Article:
SIR ROBERT REID (Dumfries Burghs)

said he recollected perfectly well that a great deal of pressure was put upon the late Government to enlarge the exemptions which were included in the Act of 1894. He was very sorry that his right hon. Friend the Member for West Monmouth was not in his place, but speaking entirely for himself, recollecting as he did the very grave reasons which were given in 1894 against extending the exemptions even though it was to deserving persons, he could not now be a party to any Amendment of this kind. It was found possible to extend the privilege to incomes derived from professions, but when they came to such things as small businesses it was made clear to the late Government that immediately the revenue would be defrauded, because all the profits, or the greater portion would be imputed to the share of the wife, and by that means an enormous gap would be made in the revenue. He was sorry that he should be obliged to vote against the Amendment, because he was sure that it would be the feeling of every Member of the Committee to relieve such cases as were contemplated. The exemption applied to comparatively poor people in whose behalf the hon. Member opposite had always moved—["Hear, hear!"]— and they could not grant it. But they could grant exemptions to people who had stores of pictures worth £20,000, £50,000, £100,000, or even £1,000,000. ["Hear, hear!"] When once they began the game of exemptions from financial impositions they found it extremely difficult to draw the line, because when they granted exceptions for artistic reasons or for sentimental considerations, some hon. Members, with the consistency which had marked the conduct in this matter of the hon. Member for Islington, brought a case forward in respect of persons who were far more in need of relief, and then they found they could not grant it. While he was sorry this was an Amendment which the Chancellor of the Exchequer could not accept, he thought the right hon. Gentleman was right, and he would support him in the interests of the revenue.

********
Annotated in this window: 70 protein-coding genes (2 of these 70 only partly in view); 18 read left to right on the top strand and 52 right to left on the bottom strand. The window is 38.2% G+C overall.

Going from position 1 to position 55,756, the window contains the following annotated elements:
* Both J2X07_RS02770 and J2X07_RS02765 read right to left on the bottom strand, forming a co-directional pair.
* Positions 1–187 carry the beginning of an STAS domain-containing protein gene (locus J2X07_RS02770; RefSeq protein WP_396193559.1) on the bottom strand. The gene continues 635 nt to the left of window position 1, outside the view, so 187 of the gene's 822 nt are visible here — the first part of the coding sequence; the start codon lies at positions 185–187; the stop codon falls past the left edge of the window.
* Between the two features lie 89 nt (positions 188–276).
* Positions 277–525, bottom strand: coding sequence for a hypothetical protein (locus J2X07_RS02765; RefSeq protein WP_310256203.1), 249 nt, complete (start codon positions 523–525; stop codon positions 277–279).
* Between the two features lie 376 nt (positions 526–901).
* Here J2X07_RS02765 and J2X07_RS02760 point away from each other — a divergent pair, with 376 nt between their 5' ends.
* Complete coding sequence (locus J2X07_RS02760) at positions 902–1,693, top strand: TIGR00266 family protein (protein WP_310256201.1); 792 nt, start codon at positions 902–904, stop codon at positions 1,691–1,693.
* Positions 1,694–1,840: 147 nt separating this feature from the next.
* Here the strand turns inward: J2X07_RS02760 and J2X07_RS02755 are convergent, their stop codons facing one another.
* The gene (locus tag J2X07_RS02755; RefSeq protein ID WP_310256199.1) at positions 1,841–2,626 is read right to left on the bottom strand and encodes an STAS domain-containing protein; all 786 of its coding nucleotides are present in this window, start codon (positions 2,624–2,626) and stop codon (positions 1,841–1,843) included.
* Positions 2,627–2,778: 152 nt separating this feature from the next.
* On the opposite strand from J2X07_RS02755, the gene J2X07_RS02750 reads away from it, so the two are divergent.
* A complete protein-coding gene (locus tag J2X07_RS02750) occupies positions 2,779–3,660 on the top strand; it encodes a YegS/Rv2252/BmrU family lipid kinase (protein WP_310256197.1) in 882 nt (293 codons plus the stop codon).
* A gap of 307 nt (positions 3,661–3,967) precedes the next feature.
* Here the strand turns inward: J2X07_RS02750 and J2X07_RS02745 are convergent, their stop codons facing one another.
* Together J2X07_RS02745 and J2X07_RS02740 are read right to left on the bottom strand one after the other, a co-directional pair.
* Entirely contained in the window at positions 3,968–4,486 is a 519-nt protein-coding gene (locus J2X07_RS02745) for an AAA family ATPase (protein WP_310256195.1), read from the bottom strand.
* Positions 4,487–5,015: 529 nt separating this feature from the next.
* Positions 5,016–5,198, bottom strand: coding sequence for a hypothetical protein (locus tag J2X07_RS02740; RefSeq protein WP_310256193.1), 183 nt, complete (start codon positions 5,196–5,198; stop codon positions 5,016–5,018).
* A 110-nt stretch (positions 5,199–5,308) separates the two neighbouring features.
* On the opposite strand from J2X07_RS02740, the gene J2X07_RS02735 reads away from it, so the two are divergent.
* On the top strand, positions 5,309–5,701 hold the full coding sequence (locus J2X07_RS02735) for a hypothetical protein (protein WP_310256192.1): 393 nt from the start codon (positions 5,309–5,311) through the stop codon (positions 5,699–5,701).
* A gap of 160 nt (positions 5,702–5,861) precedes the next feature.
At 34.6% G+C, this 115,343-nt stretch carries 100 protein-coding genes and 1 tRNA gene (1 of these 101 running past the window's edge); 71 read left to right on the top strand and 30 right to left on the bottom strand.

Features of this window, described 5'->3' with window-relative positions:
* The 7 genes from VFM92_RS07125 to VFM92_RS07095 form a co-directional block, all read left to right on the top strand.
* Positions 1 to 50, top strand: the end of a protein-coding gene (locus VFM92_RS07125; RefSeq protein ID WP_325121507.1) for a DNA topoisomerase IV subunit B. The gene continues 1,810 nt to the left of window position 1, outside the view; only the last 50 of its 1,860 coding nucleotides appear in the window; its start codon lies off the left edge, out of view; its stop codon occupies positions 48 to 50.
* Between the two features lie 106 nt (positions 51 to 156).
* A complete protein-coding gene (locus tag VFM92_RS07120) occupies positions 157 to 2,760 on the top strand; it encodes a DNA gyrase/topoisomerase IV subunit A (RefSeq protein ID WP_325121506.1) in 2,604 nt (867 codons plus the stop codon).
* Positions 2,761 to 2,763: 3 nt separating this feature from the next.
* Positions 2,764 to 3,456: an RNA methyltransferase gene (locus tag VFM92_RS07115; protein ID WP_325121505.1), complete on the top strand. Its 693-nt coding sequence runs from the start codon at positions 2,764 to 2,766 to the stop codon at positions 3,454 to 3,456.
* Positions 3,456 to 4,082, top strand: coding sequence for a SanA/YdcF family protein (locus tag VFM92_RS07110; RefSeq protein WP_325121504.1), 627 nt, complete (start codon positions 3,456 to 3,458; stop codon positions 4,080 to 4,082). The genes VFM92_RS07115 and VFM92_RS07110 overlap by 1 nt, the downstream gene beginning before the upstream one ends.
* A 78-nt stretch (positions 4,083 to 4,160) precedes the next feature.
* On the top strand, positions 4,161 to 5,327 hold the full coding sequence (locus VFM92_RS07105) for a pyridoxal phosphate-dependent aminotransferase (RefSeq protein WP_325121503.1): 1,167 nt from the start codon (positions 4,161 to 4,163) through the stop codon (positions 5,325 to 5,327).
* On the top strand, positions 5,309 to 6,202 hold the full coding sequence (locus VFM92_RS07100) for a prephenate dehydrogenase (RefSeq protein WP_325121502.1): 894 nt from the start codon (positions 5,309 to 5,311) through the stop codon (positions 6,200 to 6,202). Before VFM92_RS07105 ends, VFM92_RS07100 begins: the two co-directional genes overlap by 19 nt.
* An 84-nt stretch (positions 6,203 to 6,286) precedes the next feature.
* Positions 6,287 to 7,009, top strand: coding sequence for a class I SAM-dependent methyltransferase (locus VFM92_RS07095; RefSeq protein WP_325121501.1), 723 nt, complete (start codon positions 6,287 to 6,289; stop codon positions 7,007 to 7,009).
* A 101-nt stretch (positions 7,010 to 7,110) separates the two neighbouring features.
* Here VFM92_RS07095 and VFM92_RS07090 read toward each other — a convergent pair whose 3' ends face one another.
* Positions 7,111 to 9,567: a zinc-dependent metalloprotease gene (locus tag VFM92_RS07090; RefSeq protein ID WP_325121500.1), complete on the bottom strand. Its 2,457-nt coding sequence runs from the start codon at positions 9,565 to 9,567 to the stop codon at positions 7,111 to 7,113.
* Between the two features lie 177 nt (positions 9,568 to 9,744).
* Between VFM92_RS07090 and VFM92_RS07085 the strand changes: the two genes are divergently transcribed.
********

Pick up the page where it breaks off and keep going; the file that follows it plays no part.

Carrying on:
expressed a hope that the Chancellor of the Exchequer would examine the matter between now and the Report stage.


said he could not give an undertaking to examine the matter before the Report stage.


reiterated the hope that the right hon. Gentleman would be able to do so. It was felt that the concession made by the late Chancellor of the Exchequer did not meet the desires of the Committee at that time, for, while professional incomes received the benefit of the concession, incomes derived from trade did not share in the advantage.

And, it being half-past Five of the clock, the Chairman left the Chair to make his report to the House.

Committee report Progress; to sit again to-morrow.